Python is a very straight-forward coding language that allows for anyone to pick up the basics. As a teacher, I suggest spending some time on Codeacademy.com to learn the basics of variables, operands and if/then statements. You certainly do not have to complete the whole course to learn enough Python for this application. I have my students spend a class period on Code Academy to familiarize themselves with Python but I do not think that time is a necessity.

Additionally, Cloud 9 is a really nice IDE for coding many programming languages wherever there is internet.

I have students use Python to make mole calculators as well as stoichiometry calculators. The gas laws would also lend themselves well to a coding project. You could even replace a worksheet with a coding challenge if you are feeling short on time.

## code4.png

With IDE’s like GlowScript, Cloud9 and many others, coding is now accessible to everyone. My goal for next year is to have students coding chemistry apps. How are you helping to close the STEM gap?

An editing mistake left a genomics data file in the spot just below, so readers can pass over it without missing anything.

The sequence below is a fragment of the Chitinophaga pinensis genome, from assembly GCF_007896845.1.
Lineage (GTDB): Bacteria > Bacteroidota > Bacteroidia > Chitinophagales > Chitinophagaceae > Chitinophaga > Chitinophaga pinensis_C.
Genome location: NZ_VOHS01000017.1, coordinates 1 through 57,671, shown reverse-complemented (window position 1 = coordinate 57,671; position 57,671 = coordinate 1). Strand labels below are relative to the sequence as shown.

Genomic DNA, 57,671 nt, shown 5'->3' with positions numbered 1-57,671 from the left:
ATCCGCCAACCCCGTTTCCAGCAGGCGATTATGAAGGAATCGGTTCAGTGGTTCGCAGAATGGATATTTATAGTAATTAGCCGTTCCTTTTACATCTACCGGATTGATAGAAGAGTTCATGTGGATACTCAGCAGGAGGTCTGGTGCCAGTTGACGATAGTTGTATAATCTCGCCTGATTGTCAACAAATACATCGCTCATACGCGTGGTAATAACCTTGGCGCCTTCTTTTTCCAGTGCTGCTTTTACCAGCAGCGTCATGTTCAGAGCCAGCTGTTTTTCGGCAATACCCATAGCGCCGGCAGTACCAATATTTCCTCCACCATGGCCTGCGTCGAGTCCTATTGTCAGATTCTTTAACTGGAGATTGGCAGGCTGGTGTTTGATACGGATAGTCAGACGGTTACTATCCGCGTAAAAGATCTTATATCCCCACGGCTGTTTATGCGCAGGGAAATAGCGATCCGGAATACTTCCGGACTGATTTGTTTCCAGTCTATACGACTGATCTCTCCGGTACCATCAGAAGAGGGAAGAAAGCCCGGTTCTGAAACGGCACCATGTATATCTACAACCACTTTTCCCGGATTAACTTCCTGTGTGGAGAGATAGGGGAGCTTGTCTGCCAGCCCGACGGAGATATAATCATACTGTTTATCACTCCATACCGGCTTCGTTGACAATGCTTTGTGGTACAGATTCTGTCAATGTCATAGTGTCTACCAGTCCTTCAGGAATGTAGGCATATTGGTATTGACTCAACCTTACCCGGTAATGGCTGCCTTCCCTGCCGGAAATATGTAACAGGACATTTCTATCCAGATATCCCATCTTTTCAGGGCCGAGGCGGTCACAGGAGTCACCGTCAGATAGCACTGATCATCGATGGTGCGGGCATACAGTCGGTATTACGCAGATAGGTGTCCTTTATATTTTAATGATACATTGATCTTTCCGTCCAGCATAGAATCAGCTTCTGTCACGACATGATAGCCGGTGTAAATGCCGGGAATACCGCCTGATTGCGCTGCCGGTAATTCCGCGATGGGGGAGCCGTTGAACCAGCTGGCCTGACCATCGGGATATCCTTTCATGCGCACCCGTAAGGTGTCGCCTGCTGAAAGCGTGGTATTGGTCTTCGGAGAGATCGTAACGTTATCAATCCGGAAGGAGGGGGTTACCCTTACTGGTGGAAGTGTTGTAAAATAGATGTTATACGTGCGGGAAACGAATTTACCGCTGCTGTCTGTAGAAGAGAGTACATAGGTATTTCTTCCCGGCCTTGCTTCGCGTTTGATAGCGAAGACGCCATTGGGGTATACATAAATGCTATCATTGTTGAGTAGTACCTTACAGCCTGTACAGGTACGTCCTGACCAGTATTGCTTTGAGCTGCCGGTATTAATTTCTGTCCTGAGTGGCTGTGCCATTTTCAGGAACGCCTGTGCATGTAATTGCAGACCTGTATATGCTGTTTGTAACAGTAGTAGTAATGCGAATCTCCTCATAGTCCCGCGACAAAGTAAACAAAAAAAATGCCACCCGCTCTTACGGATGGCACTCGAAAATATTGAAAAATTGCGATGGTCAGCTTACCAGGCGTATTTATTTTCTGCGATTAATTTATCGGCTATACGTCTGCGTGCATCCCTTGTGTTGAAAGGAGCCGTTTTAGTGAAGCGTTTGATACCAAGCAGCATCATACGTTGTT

Community:
Join the conversation.

### NGSS - SBG - Assessment alignment

Leonard Freidhof | Fri, 01/12/2018 - 14:03

Hello Lauren,

I have been perusing your blog and Units you made available in chemistry.  I am a physics modeler but have not been in any chemistry modeling workshops.  My school is working on making all classes SBG in two years.  I was wondering if you have any work I could look at that deals with aligning NGSS - SBG and assessments you use in the classroom?  I am old school and have not done multiple assessments of the same learning standard in the course of a grading period to achieve mastery.  Any help would be great - I know I am not making much sense of what I am looking for (really not sure what the administration is looking for).  Thanks.

Lenny Freidhof

Eastland High School

Lanark, Illinois

### Hi Lenny! It is exciting to

Lauren Stewart | Fri, 01/12/2018 - 19:33

Hi Lenny! It is exciting to hear that your school is moving towards SBG! I teach in Ohio and we unfortunately have not adopted the NGSS.  I can give you some insight though into how I deconstructed the Ohio Model Curriculum for chemistry and how I construct my assessments based on my learning targets. Hopefully that will help you when you are looking at the NGSS.